UNISON today warned that a report on health expenditure in Scotland makes crude comparisons to criticise so-called productivity in Scotland and confuses health improvement with spending on the NHS.
The public services union also pointed out that the report is produced in association with KPMG and that the report looks like a sales pitch for their services.**
Scottish Organiser Dave Watson said:
“The fact is that improving public health requires a whole range of action and involves spending from other areas including income support, housing, social work, early years etc.
“This kind of ill-informed report does not properly respond to the real health issues affecting Scotland and should not be used to justify slashing NHS spending.
“If you are looking at ‘productivity’ you can’t use crude figures, but need to look at patient outcomes in detail.
“The report’s authors admit that it isn’t possible to make like for like productivity comparisons with England and they have highlighted the major flaws in the earlier Nuffield Trust report.”
John Gallacher, Secretary to UNISON’s Health Committee, added:
“We reject the report’s recommendation for the creation of a health regulator.
“Robust financial performance measures are applied in NHS Scotland, including direct accountability of Chief Executives and Board Chairs to the Minister – via public meetings. NHS Scotland has been successful in contributing to Scottish Government efficiency targets.”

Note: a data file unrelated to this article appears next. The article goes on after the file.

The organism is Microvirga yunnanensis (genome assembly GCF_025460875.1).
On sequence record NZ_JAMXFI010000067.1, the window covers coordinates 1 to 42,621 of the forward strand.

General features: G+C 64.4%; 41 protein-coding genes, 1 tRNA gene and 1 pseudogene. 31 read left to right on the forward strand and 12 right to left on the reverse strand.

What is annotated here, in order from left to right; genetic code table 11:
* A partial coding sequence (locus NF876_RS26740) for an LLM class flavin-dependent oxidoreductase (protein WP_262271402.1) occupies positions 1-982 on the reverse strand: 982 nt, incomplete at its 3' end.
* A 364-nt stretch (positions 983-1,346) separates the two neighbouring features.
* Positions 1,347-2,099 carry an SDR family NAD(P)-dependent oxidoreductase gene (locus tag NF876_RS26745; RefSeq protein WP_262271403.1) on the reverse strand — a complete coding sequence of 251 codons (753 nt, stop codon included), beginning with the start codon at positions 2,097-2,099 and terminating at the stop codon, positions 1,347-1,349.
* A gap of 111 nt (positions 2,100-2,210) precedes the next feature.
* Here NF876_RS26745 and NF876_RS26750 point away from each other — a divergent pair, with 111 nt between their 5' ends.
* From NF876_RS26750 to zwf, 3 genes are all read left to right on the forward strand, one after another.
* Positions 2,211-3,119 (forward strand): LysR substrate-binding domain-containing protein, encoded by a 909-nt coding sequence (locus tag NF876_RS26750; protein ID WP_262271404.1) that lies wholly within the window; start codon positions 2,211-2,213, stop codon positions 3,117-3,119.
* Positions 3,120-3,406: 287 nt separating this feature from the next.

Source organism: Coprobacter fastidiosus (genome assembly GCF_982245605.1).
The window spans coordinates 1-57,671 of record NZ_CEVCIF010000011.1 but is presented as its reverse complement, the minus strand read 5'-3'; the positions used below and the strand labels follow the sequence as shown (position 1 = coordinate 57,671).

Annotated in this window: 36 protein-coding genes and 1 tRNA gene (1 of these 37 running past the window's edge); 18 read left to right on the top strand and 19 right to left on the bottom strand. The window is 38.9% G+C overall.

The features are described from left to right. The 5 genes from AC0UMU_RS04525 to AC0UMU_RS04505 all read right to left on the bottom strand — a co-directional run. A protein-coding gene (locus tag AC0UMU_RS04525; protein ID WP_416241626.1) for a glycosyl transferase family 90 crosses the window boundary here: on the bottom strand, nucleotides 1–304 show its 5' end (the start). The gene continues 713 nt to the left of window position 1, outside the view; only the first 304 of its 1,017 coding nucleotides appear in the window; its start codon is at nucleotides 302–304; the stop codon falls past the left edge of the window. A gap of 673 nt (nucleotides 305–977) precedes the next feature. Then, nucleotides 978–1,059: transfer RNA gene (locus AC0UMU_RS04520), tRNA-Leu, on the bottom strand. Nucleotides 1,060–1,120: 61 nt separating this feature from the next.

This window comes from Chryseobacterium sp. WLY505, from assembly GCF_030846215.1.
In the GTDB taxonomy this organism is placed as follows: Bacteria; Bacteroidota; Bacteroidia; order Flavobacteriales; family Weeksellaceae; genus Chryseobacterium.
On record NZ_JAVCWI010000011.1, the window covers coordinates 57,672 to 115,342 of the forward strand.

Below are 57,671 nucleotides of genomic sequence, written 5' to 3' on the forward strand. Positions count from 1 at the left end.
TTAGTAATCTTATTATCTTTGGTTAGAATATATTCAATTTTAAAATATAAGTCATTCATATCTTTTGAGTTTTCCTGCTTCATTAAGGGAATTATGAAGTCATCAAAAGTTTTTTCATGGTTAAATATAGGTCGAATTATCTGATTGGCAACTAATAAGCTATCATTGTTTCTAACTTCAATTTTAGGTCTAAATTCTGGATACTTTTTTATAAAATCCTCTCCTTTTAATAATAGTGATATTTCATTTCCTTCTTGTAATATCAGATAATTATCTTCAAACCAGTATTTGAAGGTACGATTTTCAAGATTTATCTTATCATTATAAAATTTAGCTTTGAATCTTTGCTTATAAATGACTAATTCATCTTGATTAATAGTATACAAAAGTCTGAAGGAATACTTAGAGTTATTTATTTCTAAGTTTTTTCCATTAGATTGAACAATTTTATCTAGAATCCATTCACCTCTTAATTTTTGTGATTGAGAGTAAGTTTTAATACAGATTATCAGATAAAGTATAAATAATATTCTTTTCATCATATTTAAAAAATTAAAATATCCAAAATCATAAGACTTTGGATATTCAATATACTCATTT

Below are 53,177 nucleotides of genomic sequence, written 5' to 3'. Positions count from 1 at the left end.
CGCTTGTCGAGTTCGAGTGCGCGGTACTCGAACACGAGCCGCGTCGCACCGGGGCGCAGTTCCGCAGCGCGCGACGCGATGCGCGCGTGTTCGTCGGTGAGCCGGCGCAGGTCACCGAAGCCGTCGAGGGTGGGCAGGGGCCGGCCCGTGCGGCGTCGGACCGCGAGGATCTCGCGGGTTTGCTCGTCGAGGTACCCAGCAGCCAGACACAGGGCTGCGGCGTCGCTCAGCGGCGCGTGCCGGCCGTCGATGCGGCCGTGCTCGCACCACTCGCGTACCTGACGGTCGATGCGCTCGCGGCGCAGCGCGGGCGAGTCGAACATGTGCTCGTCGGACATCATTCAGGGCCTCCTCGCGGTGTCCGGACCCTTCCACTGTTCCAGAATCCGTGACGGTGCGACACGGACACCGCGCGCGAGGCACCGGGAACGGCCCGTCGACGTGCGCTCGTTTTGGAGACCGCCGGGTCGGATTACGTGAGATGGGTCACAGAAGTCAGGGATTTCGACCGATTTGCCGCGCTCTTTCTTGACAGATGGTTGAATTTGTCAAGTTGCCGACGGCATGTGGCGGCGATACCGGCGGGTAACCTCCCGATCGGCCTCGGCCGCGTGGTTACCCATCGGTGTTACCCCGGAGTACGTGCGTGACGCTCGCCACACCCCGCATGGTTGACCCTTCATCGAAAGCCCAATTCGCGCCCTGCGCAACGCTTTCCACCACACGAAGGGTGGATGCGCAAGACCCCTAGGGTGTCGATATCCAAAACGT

Notes For Editors:
1. UNISON’s response to the earlier, much-criticised Nuffield Trust report ‘Comparing NHS performance in the UK’ is at www.unison-scotland.org.uk/news/2010/janfeb/2001.htm
2. John Gallacher, Secretary to UNISON’s Health Committee, also commented on the Nuffield report at www.unison-scotland.org.uk/healthcare/nuffieldcomment20100121.html
The CPPR Report is at www.cppr.ac.uk/media/media_151602_en.pdf
**In it, KPMG states: "KPMG is at the forefront of change in healthcare. We are market leading providers of advice and implementation skills on efficiency and performance improvement. We are well placed to help the NHS and the wider public sector meet the challenges ahead."